Rvest: Web Scraping in R – Part I

Keep it simple

Rvest is a super easy way to scrape data from a website.

Why keep it this simple?

I prefer R over something like VBA because VBA relies on a web browser called Edge and at one point it relied on Internet Explorer – enough said!

Example

To demonstrate rvest’s ability, I’ll use a simple example where I scrape the historical stock price of every single company within the current S&P 500 stock index.  For this example I will follow a few steps:

  1. Deciding on an R library that will allow me to scrape data
  2. Generating a list of S&P 500 companies and their stock ticker
  3. Scraping historical stock prices

I’ll go over the first two steps in this post.

Step 1: Finding a library

I decided, of course, to go with rvest for this exercise as my web scraping library.  The rvest package was written by the same individual who wrote both the dplyr and tidyr packages which I had mentioned in a previous post.

Step 2.1: Finding a list of S&P 500 companies

Using a google search, I retrieved the Chicago Board Options Exchange’s (CBOE) website, which has a list of the S&P 500.  Using my browser’s developer tools, I can find the “node” (HTML tag) that I need to scrape.  In this case I will be scraping a “table”, and I will be using the “class” attribute (variables after the node/tag) to distinguish the table I want to scrape.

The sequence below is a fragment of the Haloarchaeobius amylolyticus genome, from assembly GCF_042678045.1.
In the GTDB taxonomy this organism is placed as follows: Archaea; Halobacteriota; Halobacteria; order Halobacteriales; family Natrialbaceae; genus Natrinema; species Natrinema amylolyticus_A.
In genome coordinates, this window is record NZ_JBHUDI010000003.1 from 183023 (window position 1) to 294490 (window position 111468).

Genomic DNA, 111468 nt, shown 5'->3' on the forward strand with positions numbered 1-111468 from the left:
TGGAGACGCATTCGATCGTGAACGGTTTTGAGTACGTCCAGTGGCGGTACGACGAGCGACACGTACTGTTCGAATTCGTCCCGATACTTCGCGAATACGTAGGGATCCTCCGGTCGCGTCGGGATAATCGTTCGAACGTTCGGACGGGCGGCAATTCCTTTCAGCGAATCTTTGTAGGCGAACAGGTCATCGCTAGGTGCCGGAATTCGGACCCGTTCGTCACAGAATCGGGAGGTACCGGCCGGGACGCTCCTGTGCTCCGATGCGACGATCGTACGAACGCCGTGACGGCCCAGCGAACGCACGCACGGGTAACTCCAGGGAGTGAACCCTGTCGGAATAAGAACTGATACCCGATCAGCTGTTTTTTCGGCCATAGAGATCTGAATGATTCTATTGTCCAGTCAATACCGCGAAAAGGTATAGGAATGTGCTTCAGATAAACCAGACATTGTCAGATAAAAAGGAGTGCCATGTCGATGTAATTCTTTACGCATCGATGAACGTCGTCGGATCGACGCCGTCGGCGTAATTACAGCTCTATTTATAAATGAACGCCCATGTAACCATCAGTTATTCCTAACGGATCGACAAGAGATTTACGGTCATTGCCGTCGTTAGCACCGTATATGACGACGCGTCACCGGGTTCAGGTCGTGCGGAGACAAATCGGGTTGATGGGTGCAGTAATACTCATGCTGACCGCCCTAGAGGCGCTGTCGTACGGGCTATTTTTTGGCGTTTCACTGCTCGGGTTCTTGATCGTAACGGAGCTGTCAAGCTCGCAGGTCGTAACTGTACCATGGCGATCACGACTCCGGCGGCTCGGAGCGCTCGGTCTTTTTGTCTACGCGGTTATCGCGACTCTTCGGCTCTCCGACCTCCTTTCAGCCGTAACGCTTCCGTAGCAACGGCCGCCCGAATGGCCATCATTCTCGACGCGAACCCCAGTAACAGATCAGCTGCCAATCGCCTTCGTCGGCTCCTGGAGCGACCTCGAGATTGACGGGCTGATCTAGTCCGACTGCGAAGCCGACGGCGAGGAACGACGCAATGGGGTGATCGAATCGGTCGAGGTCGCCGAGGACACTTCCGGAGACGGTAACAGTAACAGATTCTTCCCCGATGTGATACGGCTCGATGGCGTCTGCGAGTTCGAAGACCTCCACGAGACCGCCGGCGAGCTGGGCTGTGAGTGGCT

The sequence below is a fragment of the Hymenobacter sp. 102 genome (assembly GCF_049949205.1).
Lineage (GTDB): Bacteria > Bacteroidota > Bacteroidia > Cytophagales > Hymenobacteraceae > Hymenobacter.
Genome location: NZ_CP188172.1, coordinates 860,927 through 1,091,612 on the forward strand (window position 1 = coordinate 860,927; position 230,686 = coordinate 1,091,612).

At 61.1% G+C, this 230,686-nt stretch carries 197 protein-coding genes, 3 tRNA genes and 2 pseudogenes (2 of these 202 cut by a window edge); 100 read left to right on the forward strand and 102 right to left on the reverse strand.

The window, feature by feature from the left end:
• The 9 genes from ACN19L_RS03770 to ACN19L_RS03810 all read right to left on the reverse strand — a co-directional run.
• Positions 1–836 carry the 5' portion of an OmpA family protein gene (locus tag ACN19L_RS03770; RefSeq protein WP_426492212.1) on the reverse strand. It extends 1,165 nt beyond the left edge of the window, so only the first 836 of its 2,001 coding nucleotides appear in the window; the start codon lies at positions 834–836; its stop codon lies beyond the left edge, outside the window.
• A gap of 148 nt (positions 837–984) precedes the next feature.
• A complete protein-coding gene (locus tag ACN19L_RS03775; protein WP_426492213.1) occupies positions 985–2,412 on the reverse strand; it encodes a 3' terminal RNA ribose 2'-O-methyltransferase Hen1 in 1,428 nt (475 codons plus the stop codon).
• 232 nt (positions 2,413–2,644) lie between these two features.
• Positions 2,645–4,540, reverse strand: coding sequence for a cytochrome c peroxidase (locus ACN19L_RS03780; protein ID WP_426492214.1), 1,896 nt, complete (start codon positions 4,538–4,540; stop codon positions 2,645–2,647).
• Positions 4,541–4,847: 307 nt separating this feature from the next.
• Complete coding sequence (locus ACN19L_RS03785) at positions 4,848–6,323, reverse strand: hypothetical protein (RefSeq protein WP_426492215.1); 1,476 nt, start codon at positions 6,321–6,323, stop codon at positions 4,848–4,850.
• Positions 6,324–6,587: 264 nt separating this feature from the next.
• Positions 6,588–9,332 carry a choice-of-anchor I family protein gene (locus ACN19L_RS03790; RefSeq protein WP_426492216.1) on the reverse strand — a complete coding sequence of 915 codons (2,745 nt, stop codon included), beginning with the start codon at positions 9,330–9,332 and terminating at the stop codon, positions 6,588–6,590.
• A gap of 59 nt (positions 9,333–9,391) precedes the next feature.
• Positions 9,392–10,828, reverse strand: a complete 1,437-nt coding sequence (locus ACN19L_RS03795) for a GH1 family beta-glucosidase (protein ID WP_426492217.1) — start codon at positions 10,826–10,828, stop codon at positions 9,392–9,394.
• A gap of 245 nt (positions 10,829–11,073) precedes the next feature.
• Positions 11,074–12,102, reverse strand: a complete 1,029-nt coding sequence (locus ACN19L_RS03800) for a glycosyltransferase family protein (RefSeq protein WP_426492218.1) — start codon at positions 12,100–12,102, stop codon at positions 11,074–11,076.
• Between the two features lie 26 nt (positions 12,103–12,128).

library(rvest)

url <- "http://www.cboe.com/products/snp500.aspx"

url %>%
read_html() %>%
html_nodes("table.table.center") %>%
html_table(header = T) -> sp500
sp500 <- sp500[[1]]

A little explanation:

The %>% (pipe operator) allows me to pass the result of one line of code into the next line of code (specifically into the first argument of a function).  This is an optional feature in rvest (imported from the magrittr library), however it can make the flow easier to follow.

In this case, the variable url is passed into read_html(); then the result of read_html() is passed into html_nodes().  The second argument of html_nodes(), “table.table.center”, is declared directly inside the function.

Next, I need to declare that my table has headers, which I declare as the second argument of html_table().  Finally, since html_table() returns a list of all the tables scraped by html_nodes(), I need to extract/subset the table that I want in order produce a data frame for my new variable sp500.

Step 2.2: Cleaning the list

As with any mining activity, you are going to get a little dirty.  And in this case, although the first six lines of the table appear to be OK:


head(sp500, n = 6L)

sp500_head1

The next several lines presents a problem: some company names (in the column “Company”) appear to have line breaks and carriage returns nested inside the company’s names (i.e. “/r/n”).  Take for example, the 16th company on the list, Air Products & Chemicals:

sp500[16,]

sp500_line_break

Examining the HTML code with the developer tool shows that indeed there is a line break just after “Products”.

sp500_line_break2

Time to clean it up.


sp500$Company <- gsub("\r\n", "", sp500$Company)

This should produce a table with cleaned up company names, which is good enough for now.

sp500_line_break_cleaned

And finally, write the table to a csv file so that it can be read into R at a later date.

write.csv(sp500, "sp500.csv")

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